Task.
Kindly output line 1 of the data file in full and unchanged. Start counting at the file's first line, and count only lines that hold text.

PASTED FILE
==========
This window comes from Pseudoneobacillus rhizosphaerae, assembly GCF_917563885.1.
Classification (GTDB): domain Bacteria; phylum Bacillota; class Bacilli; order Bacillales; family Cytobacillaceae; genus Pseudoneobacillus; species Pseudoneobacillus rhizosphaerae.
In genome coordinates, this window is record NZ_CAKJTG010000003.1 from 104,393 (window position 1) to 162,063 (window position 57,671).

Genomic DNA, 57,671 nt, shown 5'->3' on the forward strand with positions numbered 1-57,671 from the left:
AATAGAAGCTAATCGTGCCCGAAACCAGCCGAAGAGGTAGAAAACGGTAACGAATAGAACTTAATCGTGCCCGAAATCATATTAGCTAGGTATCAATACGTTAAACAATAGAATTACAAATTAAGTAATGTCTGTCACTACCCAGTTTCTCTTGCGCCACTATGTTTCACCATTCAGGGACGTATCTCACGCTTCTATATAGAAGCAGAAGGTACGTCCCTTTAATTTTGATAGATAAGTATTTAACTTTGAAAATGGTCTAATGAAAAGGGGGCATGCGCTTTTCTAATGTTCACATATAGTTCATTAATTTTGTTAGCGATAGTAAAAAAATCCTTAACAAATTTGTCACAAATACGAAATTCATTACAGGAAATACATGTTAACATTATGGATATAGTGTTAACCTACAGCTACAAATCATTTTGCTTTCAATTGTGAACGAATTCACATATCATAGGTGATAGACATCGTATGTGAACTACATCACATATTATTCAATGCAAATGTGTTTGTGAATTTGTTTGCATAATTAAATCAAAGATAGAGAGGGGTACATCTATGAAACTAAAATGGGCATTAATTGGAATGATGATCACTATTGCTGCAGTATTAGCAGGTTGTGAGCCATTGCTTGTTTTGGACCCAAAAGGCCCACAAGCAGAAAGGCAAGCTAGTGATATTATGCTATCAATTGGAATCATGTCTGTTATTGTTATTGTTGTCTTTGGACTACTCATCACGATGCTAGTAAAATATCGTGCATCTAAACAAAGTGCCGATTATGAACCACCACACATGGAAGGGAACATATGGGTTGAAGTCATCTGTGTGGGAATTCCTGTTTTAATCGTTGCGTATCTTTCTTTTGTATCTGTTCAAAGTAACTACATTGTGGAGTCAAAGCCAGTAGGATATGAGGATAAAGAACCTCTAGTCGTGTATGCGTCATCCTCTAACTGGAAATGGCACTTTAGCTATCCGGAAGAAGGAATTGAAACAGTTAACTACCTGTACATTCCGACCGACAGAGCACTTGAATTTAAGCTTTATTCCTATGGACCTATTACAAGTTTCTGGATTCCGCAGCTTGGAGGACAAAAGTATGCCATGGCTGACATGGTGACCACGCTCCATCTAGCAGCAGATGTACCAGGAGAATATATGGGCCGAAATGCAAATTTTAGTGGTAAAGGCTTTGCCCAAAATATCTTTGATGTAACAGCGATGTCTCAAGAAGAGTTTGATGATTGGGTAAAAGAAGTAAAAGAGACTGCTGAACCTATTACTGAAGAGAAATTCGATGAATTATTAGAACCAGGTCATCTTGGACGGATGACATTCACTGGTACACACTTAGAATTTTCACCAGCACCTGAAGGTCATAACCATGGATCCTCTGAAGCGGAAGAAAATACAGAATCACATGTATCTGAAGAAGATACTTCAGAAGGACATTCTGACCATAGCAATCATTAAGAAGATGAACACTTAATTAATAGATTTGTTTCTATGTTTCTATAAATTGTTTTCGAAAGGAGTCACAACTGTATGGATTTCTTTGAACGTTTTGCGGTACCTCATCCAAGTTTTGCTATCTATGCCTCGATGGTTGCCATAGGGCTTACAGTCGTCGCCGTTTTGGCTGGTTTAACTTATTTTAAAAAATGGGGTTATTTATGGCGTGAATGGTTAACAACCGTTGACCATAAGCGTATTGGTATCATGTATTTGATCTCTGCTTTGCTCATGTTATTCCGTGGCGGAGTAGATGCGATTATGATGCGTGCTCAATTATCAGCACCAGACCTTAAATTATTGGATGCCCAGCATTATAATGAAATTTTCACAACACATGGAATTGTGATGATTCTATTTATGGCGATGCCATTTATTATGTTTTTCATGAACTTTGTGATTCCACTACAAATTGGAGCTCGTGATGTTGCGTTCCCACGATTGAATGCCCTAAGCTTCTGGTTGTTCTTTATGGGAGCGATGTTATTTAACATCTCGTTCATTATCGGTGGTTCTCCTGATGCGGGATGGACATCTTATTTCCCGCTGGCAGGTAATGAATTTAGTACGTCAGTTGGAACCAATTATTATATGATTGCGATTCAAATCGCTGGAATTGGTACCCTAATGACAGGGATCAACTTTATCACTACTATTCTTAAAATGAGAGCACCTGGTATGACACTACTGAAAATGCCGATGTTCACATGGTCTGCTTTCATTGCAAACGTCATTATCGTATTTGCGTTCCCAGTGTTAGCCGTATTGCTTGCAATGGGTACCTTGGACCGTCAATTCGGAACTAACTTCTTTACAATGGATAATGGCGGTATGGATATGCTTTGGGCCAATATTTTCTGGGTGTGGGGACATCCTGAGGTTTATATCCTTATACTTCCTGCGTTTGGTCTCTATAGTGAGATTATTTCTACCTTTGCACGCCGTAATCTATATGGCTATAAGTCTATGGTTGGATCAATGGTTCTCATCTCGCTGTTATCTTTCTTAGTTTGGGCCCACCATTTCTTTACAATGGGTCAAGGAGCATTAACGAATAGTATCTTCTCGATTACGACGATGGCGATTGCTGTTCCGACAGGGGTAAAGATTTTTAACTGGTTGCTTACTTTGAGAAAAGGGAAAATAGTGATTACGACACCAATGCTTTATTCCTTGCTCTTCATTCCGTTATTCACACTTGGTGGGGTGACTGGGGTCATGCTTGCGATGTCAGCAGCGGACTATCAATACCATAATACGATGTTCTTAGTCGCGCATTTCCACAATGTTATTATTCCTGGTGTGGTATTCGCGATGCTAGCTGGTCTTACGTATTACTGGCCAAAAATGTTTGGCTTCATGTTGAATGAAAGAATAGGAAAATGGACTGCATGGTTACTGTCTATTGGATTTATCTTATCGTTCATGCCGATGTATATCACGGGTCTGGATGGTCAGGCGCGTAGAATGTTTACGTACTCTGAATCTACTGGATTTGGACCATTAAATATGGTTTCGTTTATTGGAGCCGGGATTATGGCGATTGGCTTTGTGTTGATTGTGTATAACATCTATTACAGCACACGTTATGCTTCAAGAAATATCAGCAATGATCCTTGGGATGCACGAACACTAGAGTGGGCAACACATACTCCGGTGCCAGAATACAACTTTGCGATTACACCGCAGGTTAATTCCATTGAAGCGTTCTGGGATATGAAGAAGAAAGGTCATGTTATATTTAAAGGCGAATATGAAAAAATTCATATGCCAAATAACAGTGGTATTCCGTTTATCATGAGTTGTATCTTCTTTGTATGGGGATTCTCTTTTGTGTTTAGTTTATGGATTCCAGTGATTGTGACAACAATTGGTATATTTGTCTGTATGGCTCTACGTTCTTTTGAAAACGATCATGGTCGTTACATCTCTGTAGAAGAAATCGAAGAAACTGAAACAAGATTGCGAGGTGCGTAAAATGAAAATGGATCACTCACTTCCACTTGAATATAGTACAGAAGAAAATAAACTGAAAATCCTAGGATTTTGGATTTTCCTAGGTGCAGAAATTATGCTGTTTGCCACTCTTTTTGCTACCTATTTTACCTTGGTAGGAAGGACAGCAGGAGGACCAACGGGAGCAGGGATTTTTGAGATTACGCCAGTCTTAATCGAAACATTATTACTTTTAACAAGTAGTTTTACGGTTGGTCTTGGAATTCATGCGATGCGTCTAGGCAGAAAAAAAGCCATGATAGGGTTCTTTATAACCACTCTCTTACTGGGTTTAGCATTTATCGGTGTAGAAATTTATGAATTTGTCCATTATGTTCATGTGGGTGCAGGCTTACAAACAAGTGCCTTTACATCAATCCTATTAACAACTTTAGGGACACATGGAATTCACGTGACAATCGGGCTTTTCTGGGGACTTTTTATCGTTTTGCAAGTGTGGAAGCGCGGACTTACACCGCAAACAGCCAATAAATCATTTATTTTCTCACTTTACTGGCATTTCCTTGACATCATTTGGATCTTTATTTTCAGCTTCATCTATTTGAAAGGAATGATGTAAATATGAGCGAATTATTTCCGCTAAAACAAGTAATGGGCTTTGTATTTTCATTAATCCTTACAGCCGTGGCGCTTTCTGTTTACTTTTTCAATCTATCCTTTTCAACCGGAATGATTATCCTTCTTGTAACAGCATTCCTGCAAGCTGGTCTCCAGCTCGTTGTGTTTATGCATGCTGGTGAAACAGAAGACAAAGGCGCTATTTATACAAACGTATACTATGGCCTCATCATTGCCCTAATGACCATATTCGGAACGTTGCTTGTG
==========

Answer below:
This window comes from Pseudoneobacillus rhizosphaerae, assembly GCF_917563885.1.